Sue Betts (email@example.com),
Kate Burrell (firstname.lastname@example.org
Teresa Torres-Coronas (email@example.com) Business Department, Universitat Rovira i Virgili, Spain
Learning through information transfer, collaboration and social capital building has always been essential for humans. In today’s world, the continuing-education demands of a changing workforce and the accelerated pace of technological change have increased demands for continuing education and lifelong learning, a concept that has been defined as “all learning activity undertaken throughout life, with the aim of improving knowledge, skills and competences within a personal, civic, social and/or employment related perspective” (European Commission, 2001, p. 9). The recession that has hit Europe over the last years has seen a return to an economy marked by increasing levels of unemployment and social inequality. In some countries unemployment rates and early school dropout are particularly high among women with no educational qualifications and low income people. This is the context in which national, regional and institutional policies towards lifelong learning must be implemented as a crucial factor for both long-term employability (European Commission, 2006) and social inclusion.
GLAS (Social class, gender, participation and lifelong learning) is a multinational European project which is comparing, developing and disseminating best practice, as to methods to facilitate social inclusion and progression of working class individuals and, in particular, mature women. GLAS concentrates in five core themes: accreditation of prior and experiential learning, work based learning, social mobility by widening participation in higher education, community and civic engagement and continuous professional development.
As effective policies for lifelong learning need to be informed and inspired by evidence generated by research the special issue editors encourage contributions to explore lifelong learning policies and strategies through multi-disciplinary perspectives, case studies and theoretical analyses. Quantitative and qualitative empirical papers are welcome.
For this special edition (June 2014) we invite submissions of papers on Gender, lifelong learning and social class including the following topics:
- Lifelong learning: a class and gender perspective
- Recent developments in the field of lifelong learning
- Developing a lifelong learning society
- The use of accreditation of prior (and experiential) learning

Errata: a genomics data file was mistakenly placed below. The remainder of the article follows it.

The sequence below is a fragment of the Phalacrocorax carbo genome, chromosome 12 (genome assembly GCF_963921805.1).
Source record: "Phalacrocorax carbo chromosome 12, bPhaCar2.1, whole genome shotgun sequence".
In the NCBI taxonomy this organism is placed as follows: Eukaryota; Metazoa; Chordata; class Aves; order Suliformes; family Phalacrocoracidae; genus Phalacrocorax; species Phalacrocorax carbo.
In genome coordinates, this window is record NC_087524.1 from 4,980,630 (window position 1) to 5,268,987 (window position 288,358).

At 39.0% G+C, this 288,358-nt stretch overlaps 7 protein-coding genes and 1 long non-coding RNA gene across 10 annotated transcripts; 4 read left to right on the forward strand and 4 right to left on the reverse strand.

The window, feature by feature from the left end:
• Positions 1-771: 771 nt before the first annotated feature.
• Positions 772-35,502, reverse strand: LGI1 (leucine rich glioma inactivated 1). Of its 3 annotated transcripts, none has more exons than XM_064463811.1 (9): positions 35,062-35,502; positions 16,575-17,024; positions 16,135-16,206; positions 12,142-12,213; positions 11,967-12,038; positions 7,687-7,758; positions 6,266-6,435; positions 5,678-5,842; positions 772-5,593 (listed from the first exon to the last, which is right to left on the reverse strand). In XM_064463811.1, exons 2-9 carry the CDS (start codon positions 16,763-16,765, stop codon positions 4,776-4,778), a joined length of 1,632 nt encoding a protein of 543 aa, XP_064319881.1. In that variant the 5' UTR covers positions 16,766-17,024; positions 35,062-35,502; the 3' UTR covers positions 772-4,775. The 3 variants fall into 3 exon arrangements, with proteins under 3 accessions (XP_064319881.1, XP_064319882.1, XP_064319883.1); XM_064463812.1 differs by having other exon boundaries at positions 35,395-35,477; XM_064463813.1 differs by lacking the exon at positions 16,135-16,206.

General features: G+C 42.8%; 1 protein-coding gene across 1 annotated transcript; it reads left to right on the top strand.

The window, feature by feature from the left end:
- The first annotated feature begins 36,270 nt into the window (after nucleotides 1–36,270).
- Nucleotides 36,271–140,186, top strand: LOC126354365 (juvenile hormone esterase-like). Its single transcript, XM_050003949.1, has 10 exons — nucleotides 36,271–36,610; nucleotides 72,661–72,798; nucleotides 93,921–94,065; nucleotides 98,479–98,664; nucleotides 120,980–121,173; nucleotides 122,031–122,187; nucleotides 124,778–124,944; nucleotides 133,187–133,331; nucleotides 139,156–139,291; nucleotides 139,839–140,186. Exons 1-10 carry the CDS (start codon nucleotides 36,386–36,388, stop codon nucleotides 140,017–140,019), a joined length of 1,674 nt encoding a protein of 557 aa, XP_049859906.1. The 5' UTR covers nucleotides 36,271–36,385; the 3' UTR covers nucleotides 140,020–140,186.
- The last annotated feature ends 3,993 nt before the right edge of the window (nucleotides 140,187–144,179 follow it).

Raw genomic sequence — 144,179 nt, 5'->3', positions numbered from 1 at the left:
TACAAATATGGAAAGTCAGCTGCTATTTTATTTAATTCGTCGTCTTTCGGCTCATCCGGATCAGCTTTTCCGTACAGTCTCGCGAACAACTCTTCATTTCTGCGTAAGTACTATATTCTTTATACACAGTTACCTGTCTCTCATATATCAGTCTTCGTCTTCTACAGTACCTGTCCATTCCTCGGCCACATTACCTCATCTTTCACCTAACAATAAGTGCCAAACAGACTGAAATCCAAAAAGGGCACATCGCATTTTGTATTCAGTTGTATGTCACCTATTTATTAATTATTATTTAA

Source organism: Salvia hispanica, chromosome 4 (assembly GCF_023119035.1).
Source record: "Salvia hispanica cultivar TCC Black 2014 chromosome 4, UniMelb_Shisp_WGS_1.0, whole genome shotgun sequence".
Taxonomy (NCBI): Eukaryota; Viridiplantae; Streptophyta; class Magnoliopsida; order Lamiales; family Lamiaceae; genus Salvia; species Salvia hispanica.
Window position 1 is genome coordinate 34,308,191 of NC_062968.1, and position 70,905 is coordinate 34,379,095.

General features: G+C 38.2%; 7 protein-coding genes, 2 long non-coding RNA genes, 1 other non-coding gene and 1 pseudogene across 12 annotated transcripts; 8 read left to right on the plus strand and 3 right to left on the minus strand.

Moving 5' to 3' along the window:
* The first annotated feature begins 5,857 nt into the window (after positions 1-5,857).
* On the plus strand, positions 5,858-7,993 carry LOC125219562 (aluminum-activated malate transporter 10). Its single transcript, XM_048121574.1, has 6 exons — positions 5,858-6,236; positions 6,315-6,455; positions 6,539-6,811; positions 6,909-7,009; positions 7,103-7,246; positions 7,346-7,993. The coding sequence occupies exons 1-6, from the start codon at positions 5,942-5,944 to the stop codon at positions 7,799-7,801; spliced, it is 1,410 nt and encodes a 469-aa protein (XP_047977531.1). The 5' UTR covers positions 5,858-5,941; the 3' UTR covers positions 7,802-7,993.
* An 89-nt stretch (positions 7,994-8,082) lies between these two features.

- Work-based learning
- Lifelong learning and social mobility
- The social value of lifelong learning
- Lifelong learning strategies and widening participation into higher education
- Public-private partnership for lifelong learning initiatives
- Partnership models and terms of engagement for work based learning
- Benefits for learners, companies and education providers
- Development, implementation and impact of lifelong learning policy (institutional and/or national)
- Continuing professional development
- Continuing professional development policy and strategies
- Employee entitlement and the role of the trade unions and “union learning representatives”
- Current continuing professional development provision to support recognition/accreditation of prior learning and experience, work based learning and lifelong learning.
- Flexible and creative learning environments for lifelong learning
Information about online submission of manuscript and formatting requirements, can be found at: http://www.revista-rio.org/
Articles submitted to the Editorial Committee must not have been previously published and may not be simultaneously under consideration at other academic journals. Papers must be submitted in English or Spanish.
Full paper submission. September 30, 2013 Reviews returned to authors. November 4, 2013 Final version of articles. December 31, 2013 This Special Issue will be published in June 2014
For further information contact: firstname.lastname@example.org
European Commission (2001, November). Making a European area of lifelong learning a reality. Retrieved fromhttp://eur-lex.europa.eu/
European Commission (2006, October). Employment in Europe 2006 report. Retrieved fromhttp://ec.europa.eu/